I do love my country. I love it enough to speak the truth: America needs to repent. Untitled.jpgWhat happened?

Because sentence against an evil work is not executed speedily, therefore the heart of the sons of men is fully set in them to do evil. Ecclesiastes 8:11

It is a typical human propensity, to only plead for mercy as the hammer falls. We weep; we seek out help. We begin to make changes and acknowledge conviction, until we feel the dreadful moment has passed, and then we are our former selves once more. The feelings of guilt and alarm now eased, we take advantage of our newly found security.

Our nation continues to do it to God.

Do we continue do it to God personally?

“We will never forget” should be our own motto. Never forgetting the mercy we did not deserve once; never misusing God’s lovingkindness at present.

May God help us all to have a spirit of genuine repentance and integrity,

and may He also have great mercy on a sinful, pleasure-obsessed nation.

Treasure Chests

Treasure Chests .

And you, reader,

you are a “treasure chest”, as well,

full of childhood years and wishes,

past joys and triumphs, defeats and sorrows,

places you’ve been that I have never seen before,

and all of the innumerable experiences that make you unique.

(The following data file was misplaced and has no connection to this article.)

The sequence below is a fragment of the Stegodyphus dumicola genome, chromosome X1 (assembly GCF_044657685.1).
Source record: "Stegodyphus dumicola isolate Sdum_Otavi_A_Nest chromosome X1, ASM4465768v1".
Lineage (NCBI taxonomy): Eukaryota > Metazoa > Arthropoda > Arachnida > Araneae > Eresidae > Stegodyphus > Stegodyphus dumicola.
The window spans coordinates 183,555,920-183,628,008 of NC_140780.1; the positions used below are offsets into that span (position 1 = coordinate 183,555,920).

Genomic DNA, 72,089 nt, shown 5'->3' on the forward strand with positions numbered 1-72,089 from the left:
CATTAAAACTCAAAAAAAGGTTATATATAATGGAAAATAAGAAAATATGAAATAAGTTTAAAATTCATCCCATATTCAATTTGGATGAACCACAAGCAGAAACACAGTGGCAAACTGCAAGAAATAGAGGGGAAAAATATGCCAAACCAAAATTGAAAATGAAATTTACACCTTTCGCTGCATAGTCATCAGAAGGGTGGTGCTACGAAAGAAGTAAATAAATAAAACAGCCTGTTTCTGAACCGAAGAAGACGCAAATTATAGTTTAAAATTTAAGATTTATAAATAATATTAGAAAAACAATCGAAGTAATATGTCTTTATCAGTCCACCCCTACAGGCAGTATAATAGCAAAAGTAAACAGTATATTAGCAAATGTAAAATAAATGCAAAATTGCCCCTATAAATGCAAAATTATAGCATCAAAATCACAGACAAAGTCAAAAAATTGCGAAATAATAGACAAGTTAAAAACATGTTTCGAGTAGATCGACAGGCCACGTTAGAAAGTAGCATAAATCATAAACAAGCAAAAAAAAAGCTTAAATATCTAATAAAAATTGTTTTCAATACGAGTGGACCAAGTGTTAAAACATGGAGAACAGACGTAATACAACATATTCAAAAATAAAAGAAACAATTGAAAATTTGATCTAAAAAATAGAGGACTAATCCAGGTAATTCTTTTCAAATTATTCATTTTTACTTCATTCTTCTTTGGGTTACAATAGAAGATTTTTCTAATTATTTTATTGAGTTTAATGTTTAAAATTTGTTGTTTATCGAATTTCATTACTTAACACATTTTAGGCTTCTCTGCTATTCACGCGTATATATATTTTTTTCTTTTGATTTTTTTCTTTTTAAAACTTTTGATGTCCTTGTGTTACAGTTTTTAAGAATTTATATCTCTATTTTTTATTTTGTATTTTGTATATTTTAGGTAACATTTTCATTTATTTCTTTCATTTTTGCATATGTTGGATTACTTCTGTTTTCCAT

I wish I could hear about them;

and listen to how you met your spouse,

or named your daughter after your grandmother.

And then I could add to my own store of memories,

an enlightening encounter: a lovely pearl.

Worthwhile Efforts

Often, my reality does not mesh with my ideals.

Does this mean I should never entertain aspirations?

Frequently, I myself fail to live up to the standards I put down with pen on paper, proving to my pride that I am less than faultless.

Should I crumple up the papers, throw the pen away, and never write again, because of the voices that sometimes scream “hypocrite!”?

Or should I remain silent, because my opinion is just one in a thousand, and it is doubtful that my words will influence a few, much less many?

This is the vicious cycle of the mind, speaking doubt; saying to never strive, but to hide away quietly–because I am less than perfect or meaningful.

But you see, each human is flawed somehow, and if all caved to such thoughts borne of anxiety, there would not have been a individual willing to speak or write the things that have changed and encouraged me. 

Who would have dared to press towards betterment, inspiring me as I observed their perseverance; giving me hope that perhaps imperfection wasn’t detrimental, but it was the act of constantly attempting to improve that counted; that negated the painful word “hypocrite”?

If my role models had despaired due to the possibility that they might never touch thousands, and halted their seemingly insignificant efforts, who would have touched one: me

I will continue in all endeavors, because the goal is not to be important or renowned, or to display astonishing power and virtue, but to develop my meager gifts like a good steward–and to humbly progress daily, as an earnest Christian should. And eventually, to hear: “Well done, thou good and faithful servant: thou hast been faithful over a few things…”

And to know that perhaps I did not always succeed,

but I always sincerely tried.